Server Fault is a question and answer site for system and network administrators. Join them; it only takes a minute:

Sign up
Here's how it works:
  1. Anybody can ask a question
  2. Anybody can answer
  3. The best answers are voted up and rise to the top

I have a few servers that still seem to have the default ANY-user and information_schema.

I would delete it, but they are production servers. It seems very worrisome to me

  • What is this Any user that accepts connections from any host?
  • What is information_schema?
  • I know MySQL is a database server that should be configured, but some security by default seems not a bad idea, e.g. a default PermitRootLoginwithoutPassword, although it might make changer the password harder.

I have set up my server to not accept connections on port 3306 from other machines and might soon place the MySQL server entirely in a virtual network (192.168.x.x).

share|improve this question

The "Any" user is used by mysql during installation to check that the database was installed properly. You can safely remove it after the installation.

share|improve this answer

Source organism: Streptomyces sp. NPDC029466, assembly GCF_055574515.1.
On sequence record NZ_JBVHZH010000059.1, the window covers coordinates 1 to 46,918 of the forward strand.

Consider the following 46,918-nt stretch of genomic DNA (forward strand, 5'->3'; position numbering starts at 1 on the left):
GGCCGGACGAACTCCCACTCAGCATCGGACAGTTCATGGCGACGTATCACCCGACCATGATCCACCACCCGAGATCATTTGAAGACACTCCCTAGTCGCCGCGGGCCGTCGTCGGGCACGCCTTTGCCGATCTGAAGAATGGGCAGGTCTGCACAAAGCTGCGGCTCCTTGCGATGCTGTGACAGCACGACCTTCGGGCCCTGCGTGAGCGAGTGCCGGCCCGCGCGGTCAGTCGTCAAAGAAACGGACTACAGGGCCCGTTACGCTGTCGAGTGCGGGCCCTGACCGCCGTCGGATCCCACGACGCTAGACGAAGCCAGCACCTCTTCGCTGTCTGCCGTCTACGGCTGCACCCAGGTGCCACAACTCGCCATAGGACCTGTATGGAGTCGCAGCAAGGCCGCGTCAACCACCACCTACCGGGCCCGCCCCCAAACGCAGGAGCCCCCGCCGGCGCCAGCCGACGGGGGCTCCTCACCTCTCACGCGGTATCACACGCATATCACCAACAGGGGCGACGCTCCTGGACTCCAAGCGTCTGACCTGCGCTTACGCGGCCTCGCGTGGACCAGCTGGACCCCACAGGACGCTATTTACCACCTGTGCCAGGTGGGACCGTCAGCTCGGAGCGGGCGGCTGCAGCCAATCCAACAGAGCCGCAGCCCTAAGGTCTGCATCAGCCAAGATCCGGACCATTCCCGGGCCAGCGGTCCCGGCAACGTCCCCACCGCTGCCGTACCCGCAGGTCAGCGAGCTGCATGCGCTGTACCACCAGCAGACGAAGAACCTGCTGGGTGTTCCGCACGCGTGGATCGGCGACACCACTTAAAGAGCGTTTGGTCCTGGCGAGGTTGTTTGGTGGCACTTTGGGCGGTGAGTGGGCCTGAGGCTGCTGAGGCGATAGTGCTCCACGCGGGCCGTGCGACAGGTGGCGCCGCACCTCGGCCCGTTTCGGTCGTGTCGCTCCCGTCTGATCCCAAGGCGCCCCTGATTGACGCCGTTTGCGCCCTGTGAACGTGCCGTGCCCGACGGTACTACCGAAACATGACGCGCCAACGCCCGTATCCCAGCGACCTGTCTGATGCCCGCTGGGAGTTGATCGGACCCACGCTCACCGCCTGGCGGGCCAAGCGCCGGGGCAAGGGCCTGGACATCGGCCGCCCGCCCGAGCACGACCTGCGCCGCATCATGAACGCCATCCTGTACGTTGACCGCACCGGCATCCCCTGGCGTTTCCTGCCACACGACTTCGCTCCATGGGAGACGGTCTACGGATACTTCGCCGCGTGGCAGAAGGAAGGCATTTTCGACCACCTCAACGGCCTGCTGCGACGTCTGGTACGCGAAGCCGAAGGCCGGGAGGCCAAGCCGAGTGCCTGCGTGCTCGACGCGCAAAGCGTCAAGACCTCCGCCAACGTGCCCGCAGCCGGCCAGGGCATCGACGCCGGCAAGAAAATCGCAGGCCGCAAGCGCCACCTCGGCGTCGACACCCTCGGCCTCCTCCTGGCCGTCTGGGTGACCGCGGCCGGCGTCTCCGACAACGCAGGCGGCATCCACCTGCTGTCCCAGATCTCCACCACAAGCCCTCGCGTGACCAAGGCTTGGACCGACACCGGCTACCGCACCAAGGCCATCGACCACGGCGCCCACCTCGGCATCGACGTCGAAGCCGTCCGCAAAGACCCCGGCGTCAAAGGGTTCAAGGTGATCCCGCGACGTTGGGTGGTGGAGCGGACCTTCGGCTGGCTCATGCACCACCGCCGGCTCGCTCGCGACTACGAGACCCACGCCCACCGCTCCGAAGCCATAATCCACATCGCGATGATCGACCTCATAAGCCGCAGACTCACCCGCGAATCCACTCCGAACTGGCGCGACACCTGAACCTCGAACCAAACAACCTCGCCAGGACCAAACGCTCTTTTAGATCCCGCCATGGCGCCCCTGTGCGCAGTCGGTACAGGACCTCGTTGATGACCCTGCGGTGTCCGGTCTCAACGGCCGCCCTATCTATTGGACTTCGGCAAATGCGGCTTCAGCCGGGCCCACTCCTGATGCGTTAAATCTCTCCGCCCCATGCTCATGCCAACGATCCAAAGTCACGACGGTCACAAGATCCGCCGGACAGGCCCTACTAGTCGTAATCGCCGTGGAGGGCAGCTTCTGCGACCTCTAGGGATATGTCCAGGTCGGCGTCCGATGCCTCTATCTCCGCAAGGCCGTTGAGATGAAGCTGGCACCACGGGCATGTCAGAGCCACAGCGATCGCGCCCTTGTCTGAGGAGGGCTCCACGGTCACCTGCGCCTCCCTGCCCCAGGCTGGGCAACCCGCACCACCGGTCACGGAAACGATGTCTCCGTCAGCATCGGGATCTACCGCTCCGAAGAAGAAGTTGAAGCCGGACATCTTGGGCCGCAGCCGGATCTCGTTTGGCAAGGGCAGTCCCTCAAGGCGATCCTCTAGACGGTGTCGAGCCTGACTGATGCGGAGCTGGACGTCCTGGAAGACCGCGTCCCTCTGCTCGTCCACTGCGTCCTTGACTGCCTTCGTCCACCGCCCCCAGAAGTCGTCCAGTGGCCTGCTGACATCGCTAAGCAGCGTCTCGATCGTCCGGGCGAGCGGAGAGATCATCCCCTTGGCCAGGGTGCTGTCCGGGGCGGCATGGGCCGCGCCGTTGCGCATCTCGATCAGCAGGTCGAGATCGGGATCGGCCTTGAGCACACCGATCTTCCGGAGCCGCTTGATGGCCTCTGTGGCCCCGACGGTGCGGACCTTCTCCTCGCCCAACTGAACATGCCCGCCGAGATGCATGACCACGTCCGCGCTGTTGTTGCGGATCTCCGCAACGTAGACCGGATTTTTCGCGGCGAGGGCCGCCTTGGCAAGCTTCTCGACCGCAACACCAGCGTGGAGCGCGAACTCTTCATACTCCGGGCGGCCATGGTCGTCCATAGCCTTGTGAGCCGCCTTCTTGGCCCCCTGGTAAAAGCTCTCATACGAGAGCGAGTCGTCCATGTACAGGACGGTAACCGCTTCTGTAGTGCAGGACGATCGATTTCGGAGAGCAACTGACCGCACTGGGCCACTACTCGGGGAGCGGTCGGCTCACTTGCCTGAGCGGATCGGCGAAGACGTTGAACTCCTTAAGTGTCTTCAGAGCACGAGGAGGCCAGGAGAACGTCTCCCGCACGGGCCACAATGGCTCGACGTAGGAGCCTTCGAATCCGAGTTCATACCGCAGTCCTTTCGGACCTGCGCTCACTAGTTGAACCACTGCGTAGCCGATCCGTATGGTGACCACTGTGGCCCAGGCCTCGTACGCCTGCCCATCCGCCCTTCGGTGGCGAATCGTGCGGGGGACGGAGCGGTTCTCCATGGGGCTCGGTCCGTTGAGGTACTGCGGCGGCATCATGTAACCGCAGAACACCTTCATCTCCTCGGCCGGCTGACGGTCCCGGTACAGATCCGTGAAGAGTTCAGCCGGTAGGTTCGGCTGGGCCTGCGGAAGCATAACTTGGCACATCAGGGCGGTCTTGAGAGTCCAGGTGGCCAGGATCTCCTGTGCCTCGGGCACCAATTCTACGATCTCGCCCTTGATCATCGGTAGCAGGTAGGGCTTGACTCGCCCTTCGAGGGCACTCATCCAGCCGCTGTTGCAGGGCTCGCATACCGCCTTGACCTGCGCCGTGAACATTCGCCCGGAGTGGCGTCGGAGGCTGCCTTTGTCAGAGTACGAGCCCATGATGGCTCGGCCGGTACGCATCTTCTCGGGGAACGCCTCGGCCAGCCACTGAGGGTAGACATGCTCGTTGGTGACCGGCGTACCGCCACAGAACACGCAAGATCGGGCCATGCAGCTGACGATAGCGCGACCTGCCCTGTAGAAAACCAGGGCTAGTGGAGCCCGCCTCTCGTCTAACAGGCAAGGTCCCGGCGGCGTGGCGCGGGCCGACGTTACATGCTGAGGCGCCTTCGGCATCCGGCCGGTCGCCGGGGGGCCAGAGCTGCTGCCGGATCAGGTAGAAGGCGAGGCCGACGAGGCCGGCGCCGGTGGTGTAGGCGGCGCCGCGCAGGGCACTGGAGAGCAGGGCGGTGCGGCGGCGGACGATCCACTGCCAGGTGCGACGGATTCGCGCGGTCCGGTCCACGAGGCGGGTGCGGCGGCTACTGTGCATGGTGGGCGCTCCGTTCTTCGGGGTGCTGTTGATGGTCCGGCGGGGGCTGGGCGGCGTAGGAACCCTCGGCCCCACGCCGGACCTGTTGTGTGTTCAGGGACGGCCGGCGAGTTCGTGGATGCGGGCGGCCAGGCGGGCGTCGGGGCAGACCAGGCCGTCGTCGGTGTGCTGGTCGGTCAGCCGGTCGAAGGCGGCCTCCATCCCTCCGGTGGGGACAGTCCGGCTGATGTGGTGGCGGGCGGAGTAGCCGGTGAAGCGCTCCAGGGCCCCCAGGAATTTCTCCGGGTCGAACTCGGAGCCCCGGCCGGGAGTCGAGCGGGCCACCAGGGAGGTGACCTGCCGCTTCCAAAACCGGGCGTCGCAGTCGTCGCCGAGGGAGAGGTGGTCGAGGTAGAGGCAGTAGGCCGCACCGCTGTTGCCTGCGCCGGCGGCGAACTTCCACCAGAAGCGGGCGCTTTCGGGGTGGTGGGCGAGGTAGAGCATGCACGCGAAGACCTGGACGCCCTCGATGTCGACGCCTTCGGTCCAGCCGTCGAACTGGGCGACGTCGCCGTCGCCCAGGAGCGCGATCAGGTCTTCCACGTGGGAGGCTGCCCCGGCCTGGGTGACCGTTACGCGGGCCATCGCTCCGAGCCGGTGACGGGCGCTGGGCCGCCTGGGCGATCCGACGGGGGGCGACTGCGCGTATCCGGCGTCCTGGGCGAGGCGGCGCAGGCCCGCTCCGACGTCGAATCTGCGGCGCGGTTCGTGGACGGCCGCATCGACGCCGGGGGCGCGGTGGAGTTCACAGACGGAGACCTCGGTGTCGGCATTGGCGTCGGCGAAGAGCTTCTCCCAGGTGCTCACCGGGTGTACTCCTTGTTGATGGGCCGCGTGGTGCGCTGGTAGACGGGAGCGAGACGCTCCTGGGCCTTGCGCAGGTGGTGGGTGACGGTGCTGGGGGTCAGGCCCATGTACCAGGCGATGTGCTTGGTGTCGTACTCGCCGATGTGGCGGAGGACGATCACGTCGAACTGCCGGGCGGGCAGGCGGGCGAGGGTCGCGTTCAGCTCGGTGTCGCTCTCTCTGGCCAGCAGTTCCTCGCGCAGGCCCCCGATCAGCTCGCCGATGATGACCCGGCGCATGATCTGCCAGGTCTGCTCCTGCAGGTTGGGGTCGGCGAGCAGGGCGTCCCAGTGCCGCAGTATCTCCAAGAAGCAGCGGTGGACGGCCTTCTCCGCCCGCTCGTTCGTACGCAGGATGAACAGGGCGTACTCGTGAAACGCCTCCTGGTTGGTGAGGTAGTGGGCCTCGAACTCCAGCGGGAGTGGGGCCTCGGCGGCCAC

If I'm not mistaken information_schema was introduced in MySQL v5.0

information_schema is the information database where the information about all the other databases is kept. It is a built-in virtual database with the sole purpose of providing information about the database system itself (this includes the name of a database or a table, the data type of a column, access privileges, etc.).

The MySQL server automatically populates the tables in the information_schema. Inside information_schema there are several read-only tables. They are actually views, not base tables, so there are no files associated with them. You can query it, but you cannot change its structure or modify its data.

You can read more on information_schema from official MySQL documentation

Regarding ANY-user -- sorry, no idea -- don't remember seeing anything like that myself.

share|improve this answer

Your Answer


By posting your answer, you agree to the privacy policy and terms of service.

Not the answer you're looking for? Browse other questions tagged or ask your own question.